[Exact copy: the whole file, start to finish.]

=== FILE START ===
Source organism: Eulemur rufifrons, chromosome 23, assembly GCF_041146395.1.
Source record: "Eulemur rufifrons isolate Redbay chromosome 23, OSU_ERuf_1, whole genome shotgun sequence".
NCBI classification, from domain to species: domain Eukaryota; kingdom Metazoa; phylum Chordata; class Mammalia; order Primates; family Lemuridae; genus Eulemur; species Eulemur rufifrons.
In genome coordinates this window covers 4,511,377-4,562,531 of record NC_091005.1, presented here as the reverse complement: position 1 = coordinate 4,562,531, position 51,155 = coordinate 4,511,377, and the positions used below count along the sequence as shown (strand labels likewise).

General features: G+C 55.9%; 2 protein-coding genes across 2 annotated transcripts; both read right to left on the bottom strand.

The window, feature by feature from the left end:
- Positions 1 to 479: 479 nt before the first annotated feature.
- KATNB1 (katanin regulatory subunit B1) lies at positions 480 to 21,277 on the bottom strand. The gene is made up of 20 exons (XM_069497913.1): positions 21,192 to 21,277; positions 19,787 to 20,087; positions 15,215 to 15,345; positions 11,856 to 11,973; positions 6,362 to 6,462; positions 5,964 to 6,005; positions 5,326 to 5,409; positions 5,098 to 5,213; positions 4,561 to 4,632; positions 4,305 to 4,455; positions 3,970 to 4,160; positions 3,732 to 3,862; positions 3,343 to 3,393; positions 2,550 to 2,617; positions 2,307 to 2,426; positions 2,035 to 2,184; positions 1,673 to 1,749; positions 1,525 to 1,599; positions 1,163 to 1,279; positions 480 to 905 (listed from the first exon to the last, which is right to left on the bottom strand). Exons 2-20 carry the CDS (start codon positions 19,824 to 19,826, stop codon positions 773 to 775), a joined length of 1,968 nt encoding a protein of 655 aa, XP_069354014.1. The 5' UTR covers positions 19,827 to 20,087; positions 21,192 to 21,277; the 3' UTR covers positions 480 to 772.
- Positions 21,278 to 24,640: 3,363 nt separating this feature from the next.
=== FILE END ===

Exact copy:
Source organism: Eulemur rufifrons, chromosome 23, assembly GCF_041146395.1.
Source record: "Eulemur rufifrons isolate Redbay chromosome 23, OSU_ERuf_1, whole genome shotgun sequence".
NCBI classification, from domain to species: domain Eukaryota; kingdom Metazoa; phylum Chordata; class Mammalia; order Primates; family Lemuridae; genus Eulemur; species Eulemur rufifrons.
In genome coordinates this window covers 4,511,377-4,562,531 of record NC_091005.1, presented here as the reverse complement: position 1 = coordinate 4,562,531, position 51,155 = coordinate 4,511,377, and the positions used below count along the sequence as shown (strand labels likewise).

General features: G+C 55.9%; 2 protein-coding genes across 2 annotated transcripts; both read right to left on the bottom strand.

The window, feature by feature from the left end:
- Positions 1 to 479: 479 nt before the first annotated feature.
- KATNB1 (katanin regulatory subunit B1) lies at positions 480 to 21,277 on the bottom strand. The gene is made up of 20 exons (XM_069497913.1): positions 21,192 to 21,277; positions 19,787 to 20,087; positions 15,215 to 15,345; positions 11,856 to 11,973; positions 6,362 to 6,462; positions 5,964 to 6,005; positions 5,326 to 5,409; positions 5,098 to 5,213; positions 4,561 to 4,632; positions 4,305 to 4,455; positions 3,970 to 4,160; positions 3,732 to 3,862; positions 3,343 to 3,393; positions 2,550 to 2,617; positions 2,307 to 2,426; positions 2,035 to 2,184; positions 1,673 to 1,749; positions 1,525 to 1,599; positions 1,163 to 1,279; positions 480 to 905 (listed from the first exon to the last, which is right to left on the bottom strand). Exons 2-20 carry the CDS (start codon positions 19,824 to 19,826, stop codon positions 773 to 775), a joined length of 1,968 nt encoding a protein of 655 aa, XP_069354014.1. The 5' UTR covers positions 19,827 to 20,087; positions 21,192 to 21,277; the 3' UTR covers positions 480 to 772.
- Positions 21,278 to 24,640: 3,363 nt separating this feature from the next.